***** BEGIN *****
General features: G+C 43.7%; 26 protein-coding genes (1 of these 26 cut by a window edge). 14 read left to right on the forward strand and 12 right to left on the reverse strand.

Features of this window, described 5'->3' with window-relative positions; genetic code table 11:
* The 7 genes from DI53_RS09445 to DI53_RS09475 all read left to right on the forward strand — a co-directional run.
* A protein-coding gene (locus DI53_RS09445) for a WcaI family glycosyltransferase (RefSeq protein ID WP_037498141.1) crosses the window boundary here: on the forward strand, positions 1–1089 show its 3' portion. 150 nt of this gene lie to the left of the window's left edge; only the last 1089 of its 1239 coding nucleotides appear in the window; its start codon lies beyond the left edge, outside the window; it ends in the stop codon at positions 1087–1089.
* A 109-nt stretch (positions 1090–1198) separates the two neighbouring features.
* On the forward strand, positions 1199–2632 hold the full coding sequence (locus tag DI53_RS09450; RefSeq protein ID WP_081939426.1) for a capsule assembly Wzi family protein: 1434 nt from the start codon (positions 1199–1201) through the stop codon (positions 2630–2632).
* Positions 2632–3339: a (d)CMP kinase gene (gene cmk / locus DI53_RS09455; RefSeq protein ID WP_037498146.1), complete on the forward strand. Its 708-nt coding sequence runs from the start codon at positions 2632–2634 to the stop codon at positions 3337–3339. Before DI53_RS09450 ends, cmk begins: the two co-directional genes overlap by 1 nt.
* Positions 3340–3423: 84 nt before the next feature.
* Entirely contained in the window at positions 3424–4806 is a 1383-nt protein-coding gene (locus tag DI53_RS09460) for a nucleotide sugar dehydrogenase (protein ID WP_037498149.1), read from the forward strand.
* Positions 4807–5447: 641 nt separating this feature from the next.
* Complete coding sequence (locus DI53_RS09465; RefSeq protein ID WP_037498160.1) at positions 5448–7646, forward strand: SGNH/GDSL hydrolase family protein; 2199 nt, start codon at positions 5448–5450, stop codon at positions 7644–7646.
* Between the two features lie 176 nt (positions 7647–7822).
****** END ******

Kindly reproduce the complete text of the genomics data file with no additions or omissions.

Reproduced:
General features: G+C 43.7%; 26 protein-coding genes (1 of these 26 cut by a window edge). 14 read left to right on the forward strand and 12 right to left on the reverse strand.

Features of this window, described 5'->3' with window-relative positions; genetic code table 11:
* The 7 genes from DI53_RS09445 to DI53_RS09475 all read left to right on the forward strand — a co-directional run.
* A protein-coding gene (locus DI53_RS09445) for a WcaI family glycosyltransferase (RefSeq protein ID WP_037498141.1) crosses the window boundary here: on the forward strand, positions 1–1089 show its 3' portion. 150 nt of this gene lie to the left of the window's left edge; only the last 1089 of its 1239 coding nucleotides appear in the window; its start codon lies beyond the left edge, outside the window; it ends in the stop codon at positions 1087–1089.
* A 109-nt stretch (positions 1090–1198) separates the two neighbouring features.
* On the forward strand, positions 1199–2632 hold the full coding sequence (locus tag DI53_RS09450; RefSeq protein ID WP_081939426.1) for a capsule assembly Wzi family protein: 1434 nt from the start codon (positions 1199–1201) through the stop codon (positions 2630–2632).
* Positions 2632–3339: a (d)CMP kinase gene (gene cmk / locus DI53_RS09455; RefSeq protein ID WP_037498146.1), complete on the forward strand. Its 708-nt coding sequence runs from the start codon at positions 2632–2634 to the stop codon at positions 3337–3339. Before DI53_RS09450 ends, cmk begins: the two co-directional genes overlap by 1 nt.
* Positions 3340–3423: 84 nt before the next feature.
* Entirely contained in the window at positions 3424–4806 is a 1383-nt protein-coding gene (locus tag DI53_RS09460) for a nucleotide sugar dehydrogenase (protein ID WP_037498149.1), read from the forward strand.
* Positions 4807–5447: 641 nt separating this feature from the next.
* Complete coding sequence (locus DI53_RS09465; RefSeq protein ID WP_037498160.1) at positions 5448–7646, forward strand: SGNH/GDSL hydrolase family protein; 2199 nt, start codon at positions 5448–5450, stop codon at positions 7644–7646.
* Between the two features lie 176 nt (positions 7647–7822).